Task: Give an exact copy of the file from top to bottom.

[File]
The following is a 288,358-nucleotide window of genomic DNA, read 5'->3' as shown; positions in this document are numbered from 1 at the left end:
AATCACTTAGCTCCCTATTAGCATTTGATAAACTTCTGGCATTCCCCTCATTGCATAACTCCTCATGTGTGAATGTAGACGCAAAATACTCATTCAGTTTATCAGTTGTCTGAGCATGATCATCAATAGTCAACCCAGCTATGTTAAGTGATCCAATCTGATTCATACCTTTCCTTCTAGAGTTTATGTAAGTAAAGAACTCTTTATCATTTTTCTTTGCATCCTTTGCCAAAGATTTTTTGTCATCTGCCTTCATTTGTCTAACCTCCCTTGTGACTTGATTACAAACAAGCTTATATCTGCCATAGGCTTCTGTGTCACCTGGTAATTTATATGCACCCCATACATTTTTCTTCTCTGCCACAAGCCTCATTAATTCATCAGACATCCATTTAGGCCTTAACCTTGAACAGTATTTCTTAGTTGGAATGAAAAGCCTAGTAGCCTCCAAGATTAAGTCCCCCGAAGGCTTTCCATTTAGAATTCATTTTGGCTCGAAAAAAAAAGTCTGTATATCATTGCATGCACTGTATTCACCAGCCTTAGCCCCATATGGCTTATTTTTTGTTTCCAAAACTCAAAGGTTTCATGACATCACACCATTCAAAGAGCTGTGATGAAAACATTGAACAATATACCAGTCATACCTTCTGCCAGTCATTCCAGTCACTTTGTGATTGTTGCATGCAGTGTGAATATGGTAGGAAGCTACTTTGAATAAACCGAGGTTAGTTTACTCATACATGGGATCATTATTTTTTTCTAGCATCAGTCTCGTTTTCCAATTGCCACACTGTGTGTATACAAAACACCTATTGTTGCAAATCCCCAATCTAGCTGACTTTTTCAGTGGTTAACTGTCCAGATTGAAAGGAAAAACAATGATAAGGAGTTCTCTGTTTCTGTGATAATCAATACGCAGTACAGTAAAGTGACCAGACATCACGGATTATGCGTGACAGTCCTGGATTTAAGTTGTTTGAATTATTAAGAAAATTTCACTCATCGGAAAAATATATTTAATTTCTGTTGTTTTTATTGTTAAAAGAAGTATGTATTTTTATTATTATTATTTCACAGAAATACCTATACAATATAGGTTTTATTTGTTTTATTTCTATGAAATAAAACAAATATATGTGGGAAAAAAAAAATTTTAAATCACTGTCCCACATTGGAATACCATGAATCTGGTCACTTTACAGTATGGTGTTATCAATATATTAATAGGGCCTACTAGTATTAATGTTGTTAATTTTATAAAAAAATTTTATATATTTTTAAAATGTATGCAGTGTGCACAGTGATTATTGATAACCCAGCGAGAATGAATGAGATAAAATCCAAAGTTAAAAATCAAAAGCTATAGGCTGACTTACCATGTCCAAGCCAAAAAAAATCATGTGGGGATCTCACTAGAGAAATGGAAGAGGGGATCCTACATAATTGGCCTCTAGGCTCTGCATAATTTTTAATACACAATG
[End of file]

The following is a 288,358-nucleotide window of genomic DNA, read 5'->3' as shown; positions in this document are numbered from 1 at the left end:
AATCACTTAGCTCCCTATTAGCATTTGATAAACTTCTGGCATTCCCCTCATTGCATAACTCCTCATGTGTGAATGTAGACGCAAAATACTCATTCAGTTTATCAGTTGTCTGAGCATGATCATCAATAGTCAACCCAGCTATGTTAAGTGATCCAATCTGATTCATACCTTTCCTTCTAGAGTTTATGTAAGTAAAGAACTCTTTATCATTTTTCTTTGCATCCTTTGCCAAAGATTTTTTGTCATCTGCCTTCATTTGTCTAACCTCCCTTGTGACTTGATTACAAACAAGCTTATATCTGCCATAGGCTTCTGTGTCACCTGGTAATTTATATGCACCCCATACATTTTTCTTCTCTGCCACAAGCCTCATTAATTCATCAGACATCCATTTAGGCCTTAACCTTGAACAGTATTTCTTAGTTGGAATGAAAAGCCTAGTAGCCTCCAAGATTAAGTCCCCCGAAGGCTTTCCATTTAGAATTCATTTTGGCTCGAAAAAAAAAGTCTGTATATCATTGCATGCACTGTATTCACCAGCCTTAGCCCCATATGGCTTATTTTTTGTTTCCAAAACTCAAAGGTTTCATGACATCACACCATTCAAAGAGCTGTGATGAAAACATTGAACAATATACCAGTCATACCTTCTGCCAGTCATTCCAGTCACTTTGTGATTGTTGCATGCAGTGTGAATATGGTAGGAAGCTACTTTGAATAAACCGAGGTTAGTTTACTCATACATGGGATCATTATTTTTTTCTAGCATCAGTCTCGTTTTCCAATTGCCACACTGTGTGTATACAAAACACCTATTGTTGCAAATCCCCAATCTAGCTGACTTTTTCAGTGGTTAACTGTCCAGATTGAAAGGAAAAACAATGATAAGGAGTTCTCTGTTTCTGTGATAATCAATACGCAGTACAGTAAAGTGACCAGACATCACGGATTATGCGTGACAGTCCTGGATTTAAGTTGTTTGAATTATTAAGAAAATTTCACTCATCGGAAAAATATATTTAATTTCTGTTGTTTTTATTGTTAAAAGAAGTATGTATTTTTATTATTATTATTTCACAGAAATACCTATACAATATAGGTTTTATTTGTTTTATTTCTATGAAATAAAACAAATATATGTGGGAAAAAAAAAATTTTAAATCACTGTCCCACATTGGAATACCATGAATCTGGTCACTTTACAGTATGGTGTTATCAATATATTAATAGGGCCTACTAGTATTAATGTTGTTAATTTTATAAAAAAATTTTATATATTTTTAAAATGTATGCAGTGTGCACAGTGATTATTGATAACCCAGCGAGAATGAATGAGATAAAATCCAAAGTTAAAAATCAAAAGCTATAGGCTGACTTACCATGTCCAAGCCAAAAAAAATCATGTGGGGATCTCACTAGAGAAATGGAAGAGGGGATCCTACATAATTGGCCTCTAGGCTCTGCATAATTTTTAATACACAATG